Wednesday, February 16, 2011

Form and Meaning in the Earliest Cities: A New Approach to Ancient Urban Planning

Michael E. Smith

This article describes a new model for urban planning in ancient and preindustrial cities that moves beyond the traditional simplistic dichotomy of planned versus organic cities. The model has two components: coordination of buildings and spaces, and standardization among cities. A variety of coordinated arrangements of buildings reflect urban planning, including simple coordination, formality and monumentality, orthogonal layouts, other forms of geometric order, and access and visibility (viewshed). Standardization among cities is analyzed in terms of architectural inventories, spatial patterns, orientation, and metrology. The political and social significance of ancient urban planning is then discussed using Amos Rapoport’s model of levels of meaning in the built environment.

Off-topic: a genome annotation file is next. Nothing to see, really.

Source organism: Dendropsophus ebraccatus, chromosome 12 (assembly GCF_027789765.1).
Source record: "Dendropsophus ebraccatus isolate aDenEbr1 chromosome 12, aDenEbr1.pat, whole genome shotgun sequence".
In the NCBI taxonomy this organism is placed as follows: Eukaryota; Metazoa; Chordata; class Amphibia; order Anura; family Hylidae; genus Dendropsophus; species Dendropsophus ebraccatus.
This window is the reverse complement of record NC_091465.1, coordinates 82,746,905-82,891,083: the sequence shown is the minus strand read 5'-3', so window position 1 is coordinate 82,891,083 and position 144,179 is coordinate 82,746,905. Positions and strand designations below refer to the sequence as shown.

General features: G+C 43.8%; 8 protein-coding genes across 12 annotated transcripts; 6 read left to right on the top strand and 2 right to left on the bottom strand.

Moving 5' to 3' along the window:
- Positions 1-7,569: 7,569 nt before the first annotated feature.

Cuzco, Peru, photo by Pedro Z Malavolta
More about the history of urban planning:

Make No Little Plans: Daniel Burnham and the American City

Towards garden city wonderlands: new town planning in 1950s Taiwan

Heidelberg and its first Roman constructions

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